Tags: Enviros | Want | Treeless | Christmas

Enviros Want a Treeless Christmas

Friday, 23 December 2005 12:00 AM

Some environmentalists are expressing angst during the Christmas season instead of joy, worried about what they view as the negative environmental impact of both real and artificial Christmas trees.

The Sierra Club, in its publication Sierra Magazine, recommends that people look for "a storm-felled branch, or a piece of driftwood" to decorate in their homes, instead of the traditional Christmas tree.

Eric Antebi, the Sierra Club's national secretary, also suggested that people consider celebrating Hanukah instead of Christmas because Hanukah is a more earth-friendly celebration.

Environmental activists also appear to be struggling over which type of Christmas tree to condemn the most.

"The choice between real and not real is especially painful for some environmentalists. Either they desecrate the Earth and chop down a tree or buy a fake one that's full of landfill-clogging polyvinyl chloride, which is kryptonite to greenies," stated an article in the San Francisco Chronicle on Dec. 15, titled "Choosing a Christmas tree can be an ethical quagmire for environmentalists."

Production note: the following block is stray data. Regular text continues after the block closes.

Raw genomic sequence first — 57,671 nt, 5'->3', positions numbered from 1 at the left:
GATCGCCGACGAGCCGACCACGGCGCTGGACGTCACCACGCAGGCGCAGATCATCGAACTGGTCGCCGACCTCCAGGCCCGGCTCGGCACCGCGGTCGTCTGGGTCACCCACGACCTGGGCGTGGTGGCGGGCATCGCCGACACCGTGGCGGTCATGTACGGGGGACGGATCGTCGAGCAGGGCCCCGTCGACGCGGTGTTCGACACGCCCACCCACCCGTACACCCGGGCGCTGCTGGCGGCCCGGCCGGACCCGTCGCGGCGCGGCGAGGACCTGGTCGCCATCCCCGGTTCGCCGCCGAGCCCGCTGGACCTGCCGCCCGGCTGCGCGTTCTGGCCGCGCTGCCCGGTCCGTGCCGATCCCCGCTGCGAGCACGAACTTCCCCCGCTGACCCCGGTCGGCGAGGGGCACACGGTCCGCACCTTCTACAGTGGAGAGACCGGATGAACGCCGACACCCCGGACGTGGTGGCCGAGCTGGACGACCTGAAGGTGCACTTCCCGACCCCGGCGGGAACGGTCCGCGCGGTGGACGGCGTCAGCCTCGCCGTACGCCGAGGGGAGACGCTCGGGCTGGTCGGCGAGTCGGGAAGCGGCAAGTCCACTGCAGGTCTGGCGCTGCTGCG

But critics of the environmental movement ridiculed what they saw as an unwarranted attack on Christmas trees.

"Having tried to shame us for our 4th of July barbecues and fireworks because of air pollution, and our Thanksgiving turkeys because of hunting and farm issues, it's no surprise that some of our more egg-nogged environmentalist friends have now come a-carolin' over the outrage of Christmas trees," said David Rothbard, president of the Washington-based Committee For A Constructive Tomorrow (CFACT) in an interview with Cybercast News Service.

"As for the Sierra Club's idea that we make our own trees out of storm-downed branches or driftwood, I think someone's been standing alone under the mistletoe for too long. I can't imagine what waking up to presents under that kind of tree would look like, but I think I'd rather try the mangy, forlorn tree from Charlie Brown's Christmas first." Rothbard said.

Rothbard's sarcasm notwithstanding, some environmentalists see a genuine ethical dilemma involving Christmas trees.

San Francisco forest activist Kristi Chester Vance summed up her environmental concerns when she described how she had to warn her eco-friendly friends that there would be a "dead tree" at her Christmas party.

"I'm a forest activist and there's a dead tree in the middle of my house," Vance told the San Francisco Chronicle earlier this month.

"Geez, if I have a tree, why not nail the last snow leopard to the wall, too?" she said, referring to her concern for endangered species.

Vance complained that there was a lack of earth friendly farming methods to grow Christmas trees. "It's kind of like corn," she told the Chronicle. "It would be best to get an organic one, of course."

To counter these negative consequences, the Sierra Club's Antebi recommended the celebration of Hanukkah as an alternative to Christmas. "You've got to love a holiday that's all about energy efficiency and eating potato pancakes," Antebi said, "with only the finest organic potatoes, of course."